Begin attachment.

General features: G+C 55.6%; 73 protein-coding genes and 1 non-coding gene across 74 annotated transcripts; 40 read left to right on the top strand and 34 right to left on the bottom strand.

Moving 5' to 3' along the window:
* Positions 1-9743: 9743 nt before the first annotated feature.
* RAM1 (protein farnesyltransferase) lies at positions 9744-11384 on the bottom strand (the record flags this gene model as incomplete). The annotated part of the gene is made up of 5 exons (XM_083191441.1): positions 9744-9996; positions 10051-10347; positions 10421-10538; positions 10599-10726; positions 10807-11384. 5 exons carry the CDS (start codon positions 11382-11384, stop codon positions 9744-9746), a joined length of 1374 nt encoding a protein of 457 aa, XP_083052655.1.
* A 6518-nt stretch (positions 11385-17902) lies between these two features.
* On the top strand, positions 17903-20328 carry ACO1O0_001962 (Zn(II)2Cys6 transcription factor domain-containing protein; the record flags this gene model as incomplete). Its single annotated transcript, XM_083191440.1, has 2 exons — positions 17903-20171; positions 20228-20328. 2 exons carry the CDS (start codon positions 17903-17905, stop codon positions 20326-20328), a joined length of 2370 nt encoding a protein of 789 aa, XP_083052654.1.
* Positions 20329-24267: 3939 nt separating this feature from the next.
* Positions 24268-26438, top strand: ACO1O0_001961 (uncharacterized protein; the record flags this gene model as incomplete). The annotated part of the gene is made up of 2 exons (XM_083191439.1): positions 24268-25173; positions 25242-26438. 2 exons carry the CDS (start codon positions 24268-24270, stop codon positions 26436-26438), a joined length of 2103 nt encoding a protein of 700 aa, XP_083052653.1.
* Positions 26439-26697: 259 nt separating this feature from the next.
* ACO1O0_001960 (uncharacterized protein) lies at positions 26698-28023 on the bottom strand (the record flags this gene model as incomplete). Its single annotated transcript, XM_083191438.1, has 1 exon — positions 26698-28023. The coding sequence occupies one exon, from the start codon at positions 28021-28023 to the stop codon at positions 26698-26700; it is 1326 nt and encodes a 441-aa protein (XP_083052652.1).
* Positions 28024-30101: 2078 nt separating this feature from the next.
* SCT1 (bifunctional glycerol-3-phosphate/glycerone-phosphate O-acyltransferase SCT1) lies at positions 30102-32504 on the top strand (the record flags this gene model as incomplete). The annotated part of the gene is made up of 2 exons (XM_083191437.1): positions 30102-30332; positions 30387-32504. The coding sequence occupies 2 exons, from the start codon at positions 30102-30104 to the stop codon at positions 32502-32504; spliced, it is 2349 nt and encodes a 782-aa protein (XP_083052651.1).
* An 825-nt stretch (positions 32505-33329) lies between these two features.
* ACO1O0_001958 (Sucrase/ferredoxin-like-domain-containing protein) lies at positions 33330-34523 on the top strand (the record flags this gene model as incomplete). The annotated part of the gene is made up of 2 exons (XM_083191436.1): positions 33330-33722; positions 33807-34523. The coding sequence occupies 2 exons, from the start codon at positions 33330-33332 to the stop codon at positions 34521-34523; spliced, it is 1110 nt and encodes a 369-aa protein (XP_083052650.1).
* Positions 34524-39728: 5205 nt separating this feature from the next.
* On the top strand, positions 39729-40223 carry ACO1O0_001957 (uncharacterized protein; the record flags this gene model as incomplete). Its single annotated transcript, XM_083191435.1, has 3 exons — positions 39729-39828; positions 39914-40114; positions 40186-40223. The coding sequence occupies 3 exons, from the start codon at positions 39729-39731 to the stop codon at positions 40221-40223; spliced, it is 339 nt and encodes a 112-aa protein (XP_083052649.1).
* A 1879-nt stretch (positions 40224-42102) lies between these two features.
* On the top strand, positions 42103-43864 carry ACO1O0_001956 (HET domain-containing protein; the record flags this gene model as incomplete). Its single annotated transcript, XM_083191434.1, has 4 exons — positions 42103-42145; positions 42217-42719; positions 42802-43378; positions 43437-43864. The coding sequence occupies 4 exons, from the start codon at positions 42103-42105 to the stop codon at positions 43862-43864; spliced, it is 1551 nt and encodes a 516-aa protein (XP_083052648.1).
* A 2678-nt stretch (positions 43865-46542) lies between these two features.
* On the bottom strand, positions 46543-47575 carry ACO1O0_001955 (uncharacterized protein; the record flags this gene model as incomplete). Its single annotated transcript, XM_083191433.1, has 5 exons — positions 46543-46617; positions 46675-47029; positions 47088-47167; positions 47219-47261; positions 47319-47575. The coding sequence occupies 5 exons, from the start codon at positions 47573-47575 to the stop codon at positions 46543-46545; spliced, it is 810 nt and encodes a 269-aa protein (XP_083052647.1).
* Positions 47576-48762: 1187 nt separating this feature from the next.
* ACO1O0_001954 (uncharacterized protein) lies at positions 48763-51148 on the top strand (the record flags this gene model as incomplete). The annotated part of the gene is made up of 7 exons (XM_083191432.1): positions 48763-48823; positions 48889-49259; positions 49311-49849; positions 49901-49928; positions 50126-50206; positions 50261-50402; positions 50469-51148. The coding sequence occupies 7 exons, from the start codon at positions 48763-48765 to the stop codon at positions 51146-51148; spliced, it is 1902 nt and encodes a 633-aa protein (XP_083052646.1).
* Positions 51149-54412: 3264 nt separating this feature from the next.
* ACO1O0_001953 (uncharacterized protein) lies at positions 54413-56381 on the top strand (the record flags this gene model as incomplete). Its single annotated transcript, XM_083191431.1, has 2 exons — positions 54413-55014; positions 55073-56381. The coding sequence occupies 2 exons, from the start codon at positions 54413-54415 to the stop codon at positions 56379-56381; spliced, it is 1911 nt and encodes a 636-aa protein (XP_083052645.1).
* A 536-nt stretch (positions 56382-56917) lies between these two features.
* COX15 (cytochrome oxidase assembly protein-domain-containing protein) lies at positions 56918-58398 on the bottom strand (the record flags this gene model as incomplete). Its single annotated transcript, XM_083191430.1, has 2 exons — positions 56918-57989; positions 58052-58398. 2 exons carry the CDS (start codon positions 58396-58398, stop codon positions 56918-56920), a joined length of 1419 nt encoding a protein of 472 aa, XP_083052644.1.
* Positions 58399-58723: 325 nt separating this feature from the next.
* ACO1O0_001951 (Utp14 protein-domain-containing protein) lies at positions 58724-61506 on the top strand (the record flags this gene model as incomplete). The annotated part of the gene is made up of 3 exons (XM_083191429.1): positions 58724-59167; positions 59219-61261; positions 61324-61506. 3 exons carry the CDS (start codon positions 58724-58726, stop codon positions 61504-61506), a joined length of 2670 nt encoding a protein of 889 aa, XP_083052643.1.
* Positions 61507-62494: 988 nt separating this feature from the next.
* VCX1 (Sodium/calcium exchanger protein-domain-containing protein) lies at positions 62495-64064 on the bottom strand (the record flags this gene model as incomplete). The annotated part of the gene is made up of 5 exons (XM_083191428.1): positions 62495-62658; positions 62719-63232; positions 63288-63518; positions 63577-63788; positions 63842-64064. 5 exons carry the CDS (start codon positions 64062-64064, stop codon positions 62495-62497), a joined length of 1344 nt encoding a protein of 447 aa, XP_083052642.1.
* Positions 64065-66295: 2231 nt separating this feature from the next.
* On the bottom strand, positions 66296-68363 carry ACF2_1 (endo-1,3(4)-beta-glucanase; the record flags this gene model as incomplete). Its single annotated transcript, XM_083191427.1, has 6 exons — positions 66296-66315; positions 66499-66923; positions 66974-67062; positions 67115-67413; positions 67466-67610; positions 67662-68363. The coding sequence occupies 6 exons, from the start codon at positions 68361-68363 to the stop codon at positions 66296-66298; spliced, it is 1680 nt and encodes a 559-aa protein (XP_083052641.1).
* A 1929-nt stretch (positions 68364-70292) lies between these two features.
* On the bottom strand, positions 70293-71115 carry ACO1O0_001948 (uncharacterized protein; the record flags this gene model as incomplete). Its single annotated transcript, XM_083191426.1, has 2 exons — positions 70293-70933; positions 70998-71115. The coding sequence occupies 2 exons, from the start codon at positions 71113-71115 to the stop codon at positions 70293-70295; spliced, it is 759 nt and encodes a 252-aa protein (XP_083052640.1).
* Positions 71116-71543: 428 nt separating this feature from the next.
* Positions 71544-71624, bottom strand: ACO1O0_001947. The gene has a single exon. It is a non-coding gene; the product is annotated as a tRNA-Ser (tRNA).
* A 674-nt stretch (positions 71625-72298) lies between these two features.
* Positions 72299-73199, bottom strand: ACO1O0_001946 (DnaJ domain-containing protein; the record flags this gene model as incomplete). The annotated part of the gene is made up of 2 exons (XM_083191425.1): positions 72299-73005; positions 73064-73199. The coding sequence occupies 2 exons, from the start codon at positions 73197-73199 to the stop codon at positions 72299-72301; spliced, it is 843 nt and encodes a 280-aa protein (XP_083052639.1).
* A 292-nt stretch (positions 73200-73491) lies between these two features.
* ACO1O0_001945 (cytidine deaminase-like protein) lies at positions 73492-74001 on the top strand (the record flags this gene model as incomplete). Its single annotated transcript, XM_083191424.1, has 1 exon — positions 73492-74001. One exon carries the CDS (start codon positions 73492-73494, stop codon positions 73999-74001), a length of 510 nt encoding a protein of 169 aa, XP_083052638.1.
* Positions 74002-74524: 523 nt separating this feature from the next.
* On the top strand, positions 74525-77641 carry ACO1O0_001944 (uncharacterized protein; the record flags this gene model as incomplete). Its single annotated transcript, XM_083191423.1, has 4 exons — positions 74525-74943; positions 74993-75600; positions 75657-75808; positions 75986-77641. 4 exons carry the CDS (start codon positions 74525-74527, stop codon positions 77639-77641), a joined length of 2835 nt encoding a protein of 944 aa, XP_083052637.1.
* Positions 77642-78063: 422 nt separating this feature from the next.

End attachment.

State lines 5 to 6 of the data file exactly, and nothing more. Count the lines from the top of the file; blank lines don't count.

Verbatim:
* A 6518-nt stretch (positions 11385-17902) lies between these two features.
* On the top strand, positions 17903-20328 carry ACO1O0_001962 (Zn(II)2Cys6 transcription factor domain-containing protein; the record flags this gene model as incomplete). Its single annotated transcript, XM_083191440.1, has 2 exons — positions 17903-20171; positions 20228-20328. 2 exons carry the CDS (start codon positions 17903-17905, stop codon positions 20326-20328), a joined length of 2370 nt encoding a protein of 789 aa, XP_083052654.1.